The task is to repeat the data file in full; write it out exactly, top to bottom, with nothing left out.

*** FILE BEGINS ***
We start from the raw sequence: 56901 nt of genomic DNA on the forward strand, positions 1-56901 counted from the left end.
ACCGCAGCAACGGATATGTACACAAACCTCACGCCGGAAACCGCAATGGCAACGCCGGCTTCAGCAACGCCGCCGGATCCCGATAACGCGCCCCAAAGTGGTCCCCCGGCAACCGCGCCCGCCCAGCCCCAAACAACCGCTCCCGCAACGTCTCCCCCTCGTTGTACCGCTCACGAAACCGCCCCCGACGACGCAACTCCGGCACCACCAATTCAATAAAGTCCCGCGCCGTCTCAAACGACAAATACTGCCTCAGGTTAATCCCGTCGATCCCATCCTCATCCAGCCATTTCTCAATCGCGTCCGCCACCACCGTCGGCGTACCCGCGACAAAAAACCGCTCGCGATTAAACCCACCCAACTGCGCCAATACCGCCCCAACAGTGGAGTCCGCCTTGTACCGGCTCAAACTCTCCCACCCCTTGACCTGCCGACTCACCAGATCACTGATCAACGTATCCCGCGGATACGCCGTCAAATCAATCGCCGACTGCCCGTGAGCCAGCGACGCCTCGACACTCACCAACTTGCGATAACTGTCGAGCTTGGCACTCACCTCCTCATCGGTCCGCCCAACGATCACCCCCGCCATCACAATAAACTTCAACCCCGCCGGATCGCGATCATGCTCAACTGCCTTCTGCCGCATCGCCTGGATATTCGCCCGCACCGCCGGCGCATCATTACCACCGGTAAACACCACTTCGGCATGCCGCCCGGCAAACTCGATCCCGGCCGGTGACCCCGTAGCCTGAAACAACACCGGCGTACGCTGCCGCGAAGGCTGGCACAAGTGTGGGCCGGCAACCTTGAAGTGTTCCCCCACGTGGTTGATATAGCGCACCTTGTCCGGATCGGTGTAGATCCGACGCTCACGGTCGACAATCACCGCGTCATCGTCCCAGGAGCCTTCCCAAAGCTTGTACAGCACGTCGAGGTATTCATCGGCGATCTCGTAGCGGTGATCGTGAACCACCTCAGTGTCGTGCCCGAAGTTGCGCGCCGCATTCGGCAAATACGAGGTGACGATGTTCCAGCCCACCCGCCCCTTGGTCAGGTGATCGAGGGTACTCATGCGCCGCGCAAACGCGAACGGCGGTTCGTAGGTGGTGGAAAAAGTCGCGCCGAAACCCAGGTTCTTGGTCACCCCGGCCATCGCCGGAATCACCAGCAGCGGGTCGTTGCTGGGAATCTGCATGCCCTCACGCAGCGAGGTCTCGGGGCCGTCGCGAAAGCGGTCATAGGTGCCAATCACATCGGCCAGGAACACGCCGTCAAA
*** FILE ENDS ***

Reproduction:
We start from the raw sequence: 56901 nt of genomic DNA on the forward strand, positions 1-56901 counted from the left end.
ACCGCAGCAACGGATATGTACACAAACCTCACGCCGGAAACCGCAATGGCAACGCCGGCTTCAGCAACGCCGCCGGATCCCGATAACGCGCCCCAAAGTGGTCCCCCGGCAACCGCGCCCGCCCAGCCCCAAACAACCGCTCCCGCAACGTCTCCCCCTCGTTGTACCGCTCACGAAACCGCCCCCGACGACGCAACTCCGGCACCACCAATTCAATAAAGTCCCGCGCCGTCTCAAACGACAAATACTGCCTCAGGTTAATCCCGTCGATCCCATCCTCATCCAGCCATTTCTCAATCGCGTCCGCCACCACCGTCGGCGTACCCGCGACAAAAAACCGCTCGCGATTAAACCCACCCAACTGCGCCAATACCGCCCCAACAGTGGAGTCCGCCTTGTACCGGCTCAAACTCTCCCACCCCTTGACCTGCCGACTCACCAGATCACTGATCAACGTATCCCGCGGATACGCCGTCAAATCAATCGCCGACTGCCCGTGAGCCAGCGACGCCTCGACACTCACCAACTTGCGATAACTGTCGAGCTTGGCACTCACCTCCTCATCGGTCCGCCCAACGATCACCCCCGCCATCACAATAAACTTCAACCCCGCCGGATCGCGATCATGCTCAACTGCCTTCTGCCGCATCGCCTGGATATTCGCCCGCACCGCCGGCGCATCATTACCACCGGTAAACACCACTTCGGCATGCCGCCCGGCAAACTCGATCCCGGCCGGTGACCCCGTAGCCTGAAACAACACCGGCGTACGCTGCCGCGAAGGCTGGCACAAGTGTGGGCCGGCAACCTTGAAGTGTTCCCCCACGTGGTTGATATAGCGCACCTTGTCCGGATCGGTGTAGATCCGACGCTCACGGTCGACAATCACCGCGTCATCGTCCCAGGAGCCTTCCCAAAGCTTGTACAGCACGTCGAGGTATTCATCGGCGATCTCGTAGCGGTGATCGTGAACCACCTCAGTGTCGTGCCCGAAGTTGCGCGCCGCATTCGGCAAATACGAGGTGACGATGTTCCAGCCCACCCGCCCCTTGGTCAGGTGATCGAGGGTACTCATGCGCCGCGCAAACGCGAACGGCGGTTCGTAGGTGGTGGAAAAAGTCGCGCCGAAACCCAGGTTCTTGGTCACCCCGGCCATCGCCGGAATCACCAGCAGCGGGTCGTTGCTGGGAATCTGCATGCCCTCACGCAGCGAGGTCTCGGGGCCGTCGCGAAAGCGGTCATAGGTGCCAATCACATCGGCCAGGAACACGCCGTCAAA